April 23 | 2018
Associations between Neighborhood Walkability and Incident and Ongoing Asthma in Children.
Elinor Simons , Sharon D Dell ; Rahim Moineddin , and Teresa To
Ann Am Thorac Soc. 2018 Apr 17. DOI:10.1513/AnnalsATS.201708-693OC
Childhood asthma has shown variable associations with children’s physical activity. Neighborhood walkability captures community features that promote walking and is protective against some chronic conditions, such as obesity and diabetes.
We evaluated associations between home neighborhood walkability and incident and ongoing childhood asthma.
This population-based cohort study used prospectively-collected administrative healthcare data for the province of Ontario housed at the Institute for Clinical Evaluative Sciences. We followed an administrative data cohort of 326,383 Toronto children born between 1997 and 2003 until ages 8-15 years. Home neighborhood walkability quintile was measured using a validated Walkability Index with four dimensions: population density, dwelling density, access to retail and services, and street connectivity. Incident asthma was defined by time of entry into the validated Ontario Asthma Surveillance Information System (OASIS) database, which requires two outpatient visits for asthma within two consecutive years or any hospitalization for asthma, and follows children with asthma longitudinally starting at any age. Associations between walkability and incident asthma were examined using Cox proportional hazards models. Associations between ongoing asthma and walkability in each year of life were examined using generalized linear mixed models.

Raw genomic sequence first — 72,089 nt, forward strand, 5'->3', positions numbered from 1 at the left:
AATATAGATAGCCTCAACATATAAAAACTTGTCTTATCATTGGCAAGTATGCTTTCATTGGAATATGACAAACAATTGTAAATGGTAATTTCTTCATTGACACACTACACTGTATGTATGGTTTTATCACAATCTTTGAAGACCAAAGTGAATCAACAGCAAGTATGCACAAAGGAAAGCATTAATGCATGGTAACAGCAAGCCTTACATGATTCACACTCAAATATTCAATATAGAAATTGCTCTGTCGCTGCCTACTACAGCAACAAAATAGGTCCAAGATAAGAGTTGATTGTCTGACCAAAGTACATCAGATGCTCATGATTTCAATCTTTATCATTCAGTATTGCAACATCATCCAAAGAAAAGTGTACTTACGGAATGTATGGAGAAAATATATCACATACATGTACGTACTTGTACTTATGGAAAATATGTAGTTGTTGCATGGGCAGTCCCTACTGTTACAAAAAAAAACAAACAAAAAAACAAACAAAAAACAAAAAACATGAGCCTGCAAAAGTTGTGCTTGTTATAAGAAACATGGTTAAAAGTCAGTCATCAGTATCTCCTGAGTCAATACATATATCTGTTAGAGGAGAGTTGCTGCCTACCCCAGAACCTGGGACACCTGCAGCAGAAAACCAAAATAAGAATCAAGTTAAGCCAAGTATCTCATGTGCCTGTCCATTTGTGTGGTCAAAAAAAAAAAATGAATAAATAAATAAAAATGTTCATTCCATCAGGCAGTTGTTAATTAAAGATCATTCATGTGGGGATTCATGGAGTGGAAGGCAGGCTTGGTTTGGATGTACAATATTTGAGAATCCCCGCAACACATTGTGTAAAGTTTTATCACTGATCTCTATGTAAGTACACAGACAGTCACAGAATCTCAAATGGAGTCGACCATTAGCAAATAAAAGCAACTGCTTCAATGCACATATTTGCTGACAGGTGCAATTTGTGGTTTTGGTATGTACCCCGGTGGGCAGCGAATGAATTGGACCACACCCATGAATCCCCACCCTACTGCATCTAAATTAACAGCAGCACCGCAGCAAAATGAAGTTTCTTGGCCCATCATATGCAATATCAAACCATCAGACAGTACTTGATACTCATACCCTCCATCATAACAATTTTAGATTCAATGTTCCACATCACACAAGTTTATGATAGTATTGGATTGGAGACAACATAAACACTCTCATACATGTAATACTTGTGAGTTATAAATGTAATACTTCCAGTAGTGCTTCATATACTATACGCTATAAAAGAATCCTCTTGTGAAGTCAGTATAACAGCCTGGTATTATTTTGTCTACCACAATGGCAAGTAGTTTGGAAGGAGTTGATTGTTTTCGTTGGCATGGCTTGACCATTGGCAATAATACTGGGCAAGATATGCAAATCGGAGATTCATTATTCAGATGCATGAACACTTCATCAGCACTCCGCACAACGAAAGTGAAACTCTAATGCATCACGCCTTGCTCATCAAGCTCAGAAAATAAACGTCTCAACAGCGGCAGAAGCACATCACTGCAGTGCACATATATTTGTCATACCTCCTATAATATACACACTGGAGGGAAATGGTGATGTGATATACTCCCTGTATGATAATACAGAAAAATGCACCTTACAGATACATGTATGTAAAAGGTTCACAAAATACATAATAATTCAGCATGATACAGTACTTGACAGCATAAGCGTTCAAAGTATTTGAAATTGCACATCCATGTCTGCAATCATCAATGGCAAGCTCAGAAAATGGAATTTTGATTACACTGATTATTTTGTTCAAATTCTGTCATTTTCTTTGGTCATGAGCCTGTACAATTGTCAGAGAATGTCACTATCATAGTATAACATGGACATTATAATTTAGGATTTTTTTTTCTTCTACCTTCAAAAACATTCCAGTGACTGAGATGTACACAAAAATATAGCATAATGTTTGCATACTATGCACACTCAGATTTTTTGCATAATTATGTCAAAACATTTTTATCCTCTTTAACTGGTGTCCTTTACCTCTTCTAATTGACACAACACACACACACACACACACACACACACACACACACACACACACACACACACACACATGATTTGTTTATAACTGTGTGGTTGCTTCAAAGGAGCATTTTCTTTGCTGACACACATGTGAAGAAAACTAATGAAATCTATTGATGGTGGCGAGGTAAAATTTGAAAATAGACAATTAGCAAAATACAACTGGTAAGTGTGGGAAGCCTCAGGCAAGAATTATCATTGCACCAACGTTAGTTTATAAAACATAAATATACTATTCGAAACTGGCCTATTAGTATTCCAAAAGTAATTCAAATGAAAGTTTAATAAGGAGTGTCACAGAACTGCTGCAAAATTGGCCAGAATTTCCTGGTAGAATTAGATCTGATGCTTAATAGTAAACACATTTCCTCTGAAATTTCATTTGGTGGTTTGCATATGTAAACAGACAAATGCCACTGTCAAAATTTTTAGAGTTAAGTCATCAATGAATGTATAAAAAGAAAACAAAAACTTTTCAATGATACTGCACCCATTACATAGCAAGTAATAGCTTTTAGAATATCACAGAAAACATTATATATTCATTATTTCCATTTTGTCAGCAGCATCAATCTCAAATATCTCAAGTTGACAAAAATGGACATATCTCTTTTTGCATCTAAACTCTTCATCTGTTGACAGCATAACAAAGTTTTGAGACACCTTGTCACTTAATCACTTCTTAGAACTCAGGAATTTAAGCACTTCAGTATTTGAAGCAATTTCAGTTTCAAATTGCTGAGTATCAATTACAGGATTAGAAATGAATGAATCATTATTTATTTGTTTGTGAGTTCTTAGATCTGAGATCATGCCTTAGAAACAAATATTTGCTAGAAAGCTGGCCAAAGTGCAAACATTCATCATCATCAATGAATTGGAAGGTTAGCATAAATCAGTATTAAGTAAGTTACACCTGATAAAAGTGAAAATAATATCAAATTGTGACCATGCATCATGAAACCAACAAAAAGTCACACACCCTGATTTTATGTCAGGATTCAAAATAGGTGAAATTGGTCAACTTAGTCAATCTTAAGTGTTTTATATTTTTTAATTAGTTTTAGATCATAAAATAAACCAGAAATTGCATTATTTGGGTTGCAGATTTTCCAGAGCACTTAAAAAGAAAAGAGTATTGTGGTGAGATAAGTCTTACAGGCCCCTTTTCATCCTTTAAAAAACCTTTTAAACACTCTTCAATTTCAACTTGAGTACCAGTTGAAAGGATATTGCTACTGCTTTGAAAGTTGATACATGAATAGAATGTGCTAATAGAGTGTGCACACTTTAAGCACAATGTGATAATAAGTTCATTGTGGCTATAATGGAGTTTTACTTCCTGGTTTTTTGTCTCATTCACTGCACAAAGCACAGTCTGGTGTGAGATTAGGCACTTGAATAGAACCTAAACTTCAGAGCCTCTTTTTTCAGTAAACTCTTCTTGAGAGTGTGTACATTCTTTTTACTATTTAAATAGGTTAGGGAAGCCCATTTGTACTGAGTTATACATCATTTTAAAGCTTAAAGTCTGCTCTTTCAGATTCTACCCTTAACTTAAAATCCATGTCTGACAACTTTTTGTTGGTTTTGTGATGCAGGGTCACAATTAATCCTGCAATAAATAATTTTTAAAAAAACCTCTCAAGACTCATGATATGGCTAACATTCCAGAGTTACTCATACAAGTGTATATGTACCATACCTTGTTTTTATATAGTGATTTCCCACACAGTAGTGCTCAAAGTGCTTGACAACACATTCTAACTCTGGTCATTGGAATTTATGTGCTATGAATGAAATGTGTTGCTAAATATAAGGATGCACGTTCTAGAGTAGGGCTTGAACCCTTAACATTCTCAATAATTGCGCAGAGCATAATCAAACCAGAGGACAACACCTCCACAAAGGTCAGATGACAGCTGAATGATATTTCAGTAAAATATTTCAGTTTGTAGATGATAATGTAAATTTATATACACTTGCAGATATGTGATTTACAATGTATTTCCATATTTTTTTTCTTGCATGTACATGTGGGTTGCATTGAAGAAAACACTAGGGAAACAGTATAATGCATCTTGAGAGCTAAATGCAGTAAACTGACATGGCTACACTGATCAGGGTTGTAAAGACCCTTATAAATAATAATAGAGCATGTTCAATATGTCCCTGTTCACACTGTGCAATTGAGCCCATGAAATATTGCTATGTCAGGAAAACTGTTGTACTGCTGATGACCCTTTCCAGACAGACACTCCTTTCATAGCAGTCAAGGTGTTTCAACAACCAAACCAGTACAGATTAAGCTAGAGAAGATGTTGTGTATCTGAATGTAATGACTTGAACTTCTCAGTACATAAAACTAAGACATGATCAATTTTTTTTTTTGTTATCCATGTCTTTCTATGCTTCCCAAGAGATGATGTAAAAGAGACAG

Twenty-one percent of children (n = 69,628) developed incident asthma and were followed longitudinally in the OASIS asthma database. Low birth home neighborhood walkability was associated with an increased incidence of asthma (HR 1.11, 95% CI, 1.08-1.14). Among children with asthma, low walkability in a given year of a child`s life was associated with greater odds of ongoing asthma in the same year (OR 1.12, 95% CI, 1.09-1.14).
Children living in neighborhoods with low walkability were at increased risk of incident and ongoing asthma. Neighborhood walkability improvement, for example by adding pedestrian paths to improve street connectivity, offers potential strategies to contribute to primary asthma prevention.